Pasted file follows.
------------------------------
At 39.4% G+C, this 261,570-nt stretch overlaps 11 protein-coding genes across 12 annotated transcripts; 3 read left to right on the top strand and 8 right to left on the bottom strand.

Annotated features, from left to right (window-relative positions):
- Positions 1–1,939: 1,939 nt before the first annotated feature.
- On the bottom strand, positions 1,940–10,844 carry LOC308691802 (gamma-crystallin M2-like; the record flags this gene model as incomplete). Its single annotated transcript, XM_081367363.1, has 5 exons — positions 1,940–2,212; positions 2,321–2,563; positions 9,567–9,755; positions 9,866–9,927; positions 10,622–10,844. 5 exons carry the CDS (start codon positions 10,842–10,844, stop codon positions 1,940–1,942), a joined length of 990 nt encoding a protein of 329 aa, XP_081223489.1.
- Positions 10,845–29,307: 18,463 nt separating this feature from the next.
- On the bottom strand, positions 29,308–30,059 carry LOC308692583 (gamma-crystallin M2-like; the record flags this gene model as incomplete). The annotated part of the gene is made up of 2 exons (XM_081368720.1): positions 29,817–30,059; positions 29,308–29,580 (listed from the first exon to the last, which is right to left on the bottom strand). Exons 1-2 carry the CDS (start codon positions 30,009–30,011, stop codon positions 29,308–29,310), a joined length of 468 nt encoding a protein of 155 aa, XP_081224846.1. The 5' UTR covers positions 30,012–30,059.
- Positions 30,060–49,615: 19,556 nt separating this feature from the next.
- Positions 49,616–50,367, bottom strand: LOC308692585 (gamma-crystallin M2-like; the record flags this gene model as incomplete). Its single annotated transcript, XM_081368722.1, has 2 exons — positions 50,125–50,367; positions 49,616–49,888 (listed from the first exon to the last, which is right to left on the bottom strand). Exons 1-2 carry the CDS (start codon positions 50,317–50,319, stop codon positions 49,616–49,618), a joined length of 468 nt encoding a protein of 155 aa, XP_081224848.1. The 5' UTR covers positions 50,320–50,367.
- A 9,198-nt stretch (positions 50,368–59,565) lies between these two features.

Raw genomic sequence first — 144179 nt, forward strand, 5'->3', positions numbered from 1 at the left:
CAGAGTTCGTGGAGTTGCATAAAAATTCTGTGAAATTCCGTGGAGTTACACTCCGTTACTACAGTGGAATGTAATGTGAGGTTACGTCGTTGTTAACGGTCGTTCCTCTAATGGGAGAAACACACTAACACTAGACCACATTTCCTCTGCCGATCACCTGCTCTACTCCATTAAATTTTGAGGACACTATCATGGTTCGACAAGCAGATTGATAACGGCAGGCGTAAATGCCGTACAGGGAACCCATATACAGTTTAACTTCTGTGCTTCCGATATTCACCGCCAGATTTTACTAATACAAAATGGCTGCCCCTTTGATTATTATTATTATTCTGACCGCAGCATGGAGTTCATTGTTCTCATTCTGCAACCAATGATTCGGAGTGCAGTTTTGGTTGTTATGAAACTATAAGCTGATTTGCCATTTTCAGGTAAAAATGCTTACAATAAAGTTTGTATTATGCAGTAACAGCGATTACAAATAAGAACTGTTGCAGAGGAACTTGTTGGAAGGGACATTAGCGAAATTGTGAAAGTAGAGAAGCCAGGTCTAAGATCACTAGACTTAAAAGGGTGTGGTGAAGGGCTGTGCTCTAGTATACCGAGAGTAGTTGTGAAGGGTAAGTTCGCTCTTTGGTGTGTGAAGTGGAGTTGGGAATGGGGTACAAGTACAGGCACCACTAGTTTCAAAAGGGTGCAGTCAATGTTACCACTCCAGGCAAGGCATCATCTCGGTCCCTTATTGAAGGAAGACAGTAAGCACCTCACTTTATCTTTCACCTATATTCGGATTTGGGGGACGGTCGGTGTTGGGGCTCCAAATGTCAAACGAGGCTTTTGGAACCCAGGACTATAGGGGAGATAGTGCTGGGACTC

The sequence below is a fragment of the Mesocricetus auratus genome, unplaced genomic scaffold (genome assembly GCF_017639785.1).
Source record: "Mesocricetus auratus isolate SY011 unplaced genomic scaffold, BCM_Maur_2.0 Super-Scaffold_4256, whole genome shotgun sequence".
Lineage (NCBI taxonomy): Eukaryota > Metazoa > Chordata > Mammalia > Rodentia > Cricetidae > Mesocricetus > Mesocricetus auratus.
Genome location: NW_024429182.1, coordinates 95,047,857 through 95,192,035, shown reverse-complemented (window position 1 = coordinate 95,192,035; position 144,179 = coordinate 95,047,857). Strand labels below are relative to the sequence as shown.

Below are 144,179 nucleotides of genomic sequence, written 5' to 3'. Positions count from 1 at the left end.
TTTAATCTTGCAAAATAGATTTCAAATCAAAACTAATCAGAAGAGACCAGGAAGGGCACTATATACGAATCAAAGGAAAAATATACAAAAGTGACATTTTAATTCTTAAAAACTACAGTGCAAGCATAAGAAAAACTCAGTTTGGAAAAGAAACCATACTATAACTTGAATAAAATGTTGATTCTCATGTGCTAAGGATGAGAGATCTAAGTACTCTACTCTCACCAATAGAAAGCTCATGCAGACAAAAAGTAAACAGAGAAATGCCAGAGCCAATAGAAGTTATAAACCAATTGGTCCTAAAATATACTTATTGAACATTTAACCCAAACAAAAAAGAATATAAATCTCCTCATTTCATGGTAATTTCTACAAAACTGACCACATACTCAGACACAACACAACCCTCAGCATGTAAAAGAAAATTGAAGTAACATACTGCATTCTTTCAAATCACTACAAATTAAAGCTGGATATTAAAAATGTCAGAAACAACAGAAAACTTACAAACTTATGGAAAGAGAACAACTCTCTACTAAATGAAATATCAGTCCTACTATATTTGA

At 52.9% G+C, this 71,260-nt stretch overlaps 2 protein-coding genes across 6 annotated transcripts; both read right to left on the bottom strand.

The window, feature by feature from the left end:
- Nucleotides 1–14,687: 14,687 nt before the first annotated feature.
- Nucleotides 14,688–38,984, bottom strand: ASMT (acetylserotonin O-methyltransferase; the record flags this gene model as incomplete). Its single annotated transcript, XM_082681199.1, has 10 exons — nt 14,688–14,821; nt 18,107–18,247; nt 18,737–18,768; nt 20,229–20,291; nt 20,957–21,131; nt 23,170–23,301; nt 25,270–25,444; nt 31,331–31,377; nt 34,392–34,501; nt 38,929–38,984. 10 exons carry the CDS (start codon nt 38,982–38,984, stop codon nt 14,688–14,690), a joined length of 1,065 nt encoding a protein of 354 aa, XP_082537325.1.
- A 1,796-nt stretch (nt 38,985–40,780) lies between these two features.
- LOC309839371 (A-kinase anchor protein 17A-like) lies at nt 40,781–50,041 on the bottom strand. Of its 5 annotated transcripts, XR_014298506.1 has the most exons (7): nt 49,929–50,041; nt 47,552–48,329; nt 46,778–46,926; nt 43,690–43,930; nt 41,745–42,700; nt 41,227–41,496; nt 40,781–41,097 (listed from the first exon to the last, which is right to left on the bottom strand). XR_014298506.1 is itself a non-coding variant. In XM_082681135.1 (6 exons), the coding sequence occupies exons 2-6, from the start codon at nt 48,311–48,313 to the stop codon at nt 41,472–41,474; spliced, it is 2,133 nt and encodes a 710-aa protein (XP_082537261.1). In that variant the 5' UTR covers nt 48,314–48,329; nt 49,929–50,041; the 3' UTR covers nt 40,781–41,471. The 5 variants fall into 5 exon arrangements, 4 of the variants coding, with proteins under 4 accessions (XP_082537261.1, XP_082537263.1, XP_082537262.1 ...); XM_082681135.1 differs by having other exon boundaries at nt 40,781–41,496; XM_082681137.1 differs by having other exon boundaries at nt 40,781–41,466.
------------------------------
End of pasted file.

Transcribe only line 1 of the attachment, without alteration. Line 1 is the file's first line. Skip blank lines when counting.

At 39.4% G+C, this 261,570-nt stretch overlaps 11 protein-coding genes across 12 annotated transcripts; 3 read left to right on the top strand and 8 right to left on the bottom strand.